(The Hill) — For the first time, countries have put reparation funds for climate damage on the negotiating agenda at this year’s global climate summit.
The conference, known as COP27, kicked off this week in Egypt. Countries will discuss providing funding for countries that have suffered a disproportionate amount of “loss and damage” from climate change.
While the impacts of climate change are being felt worldwide, its impacts are not expected to be felt evenly. Both geographical and monetary factors make many developing countries more vulnerable, even though they have historically low fossil fuel use compared to major powers.
Fossil fuels have been a major force in both industrialization and climate change. As a result, many developing countries have long-argued for specific funding to address the climate-change related suffering they have undergone.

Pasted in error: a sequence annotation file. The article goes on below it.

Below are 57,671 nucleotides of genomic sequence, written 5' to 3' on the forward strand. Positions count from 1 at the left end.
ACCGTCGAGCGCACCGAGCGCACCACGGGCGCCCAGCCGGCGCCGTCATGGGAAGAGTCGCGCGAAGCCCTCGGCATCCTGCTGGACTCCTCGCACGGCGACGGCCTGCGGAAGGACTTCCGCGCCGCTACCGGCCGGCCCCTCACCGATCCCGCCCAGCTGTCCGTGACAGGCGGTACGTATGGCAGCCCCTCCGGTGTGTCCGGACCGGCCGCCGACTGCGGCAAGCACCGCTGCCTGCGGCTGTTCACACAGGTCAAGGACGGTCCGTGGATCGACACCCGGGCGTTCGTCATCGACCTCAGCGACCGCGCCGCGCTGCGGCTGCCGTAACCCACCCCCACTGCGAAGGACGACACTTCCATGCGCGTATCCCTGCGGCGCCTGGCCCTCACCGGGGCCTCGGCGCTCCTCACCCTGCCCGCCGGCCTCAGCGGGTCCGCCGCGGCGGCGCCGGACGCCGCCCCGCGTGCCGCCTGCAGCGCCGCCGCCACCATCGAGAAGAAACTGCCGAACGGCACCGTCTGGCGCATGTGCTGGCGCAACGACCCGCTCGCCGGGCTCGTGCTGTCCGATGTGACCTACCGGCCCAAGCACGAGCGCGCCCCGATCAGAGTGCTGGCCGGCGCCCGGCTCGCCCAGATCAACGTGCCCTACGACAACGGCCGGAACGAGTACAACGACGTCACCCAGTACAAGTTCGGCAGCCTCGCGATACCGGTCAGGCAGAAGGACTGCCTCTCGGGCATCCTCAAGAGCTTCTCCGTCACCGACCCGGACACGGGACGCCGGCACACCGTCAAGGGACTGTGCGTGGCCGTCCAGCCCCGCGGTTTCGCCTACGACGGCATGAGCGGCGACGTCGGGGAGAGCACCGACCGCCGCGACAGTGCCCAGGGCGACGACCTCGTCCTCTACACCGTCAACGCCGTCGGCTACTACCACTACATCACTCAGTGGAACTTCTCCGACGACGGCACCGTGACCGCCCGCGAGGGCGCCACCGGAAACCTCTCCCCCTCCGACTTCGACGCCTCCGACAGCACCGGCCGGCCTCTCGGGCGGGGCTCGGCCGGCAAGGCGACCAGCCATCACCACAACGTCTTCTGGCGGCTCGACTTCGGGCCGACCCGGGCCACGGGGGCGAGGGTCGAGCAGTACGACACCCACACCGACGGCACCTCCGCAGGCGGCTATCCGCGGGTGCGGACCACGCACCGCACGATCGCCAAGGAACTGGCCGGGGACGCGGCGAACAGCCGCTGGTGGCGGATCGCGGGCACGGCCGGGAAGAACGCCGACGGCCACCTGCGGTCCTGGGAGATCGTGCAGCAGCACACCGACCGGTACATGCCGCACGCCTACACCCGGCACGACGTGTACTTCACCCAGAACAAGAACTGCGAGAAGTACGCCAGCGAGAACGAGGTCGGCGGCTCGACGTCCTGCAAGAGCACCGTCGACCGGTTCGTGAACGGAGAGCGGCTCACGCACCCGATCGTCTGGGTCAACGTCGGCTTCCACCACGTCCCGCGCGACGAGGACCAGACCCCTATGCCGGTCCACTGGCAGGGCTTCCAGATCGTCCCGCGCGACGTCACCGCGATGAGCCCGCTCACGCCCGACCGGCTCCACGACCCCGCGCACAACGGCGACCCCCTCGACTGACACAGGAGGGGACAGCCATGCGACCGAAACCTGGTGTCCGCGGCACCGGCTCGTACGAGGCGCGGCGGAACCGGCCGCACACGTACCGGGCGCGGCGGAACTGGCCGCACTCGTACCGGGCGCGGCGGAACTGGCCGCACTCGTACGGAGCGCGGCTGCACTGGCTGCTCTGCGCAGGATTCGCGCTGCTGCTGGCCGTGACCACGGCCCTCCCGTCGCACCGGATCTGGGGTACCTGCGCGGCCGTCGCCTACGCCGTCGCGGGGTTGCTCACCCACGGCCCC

While compensation for climate damage was added to the agenda, it remains to be seen what countries will actually agree to.
UN Secretary-General António Guterres called addressing the issue a “moral imperative”
“The deadly impacts of climate change are here and now. Loss and damage can no longer be swept under the rug,” Guterres said. “Those who contributed least to the climate crisis are reaping the whirlwind sown by others.”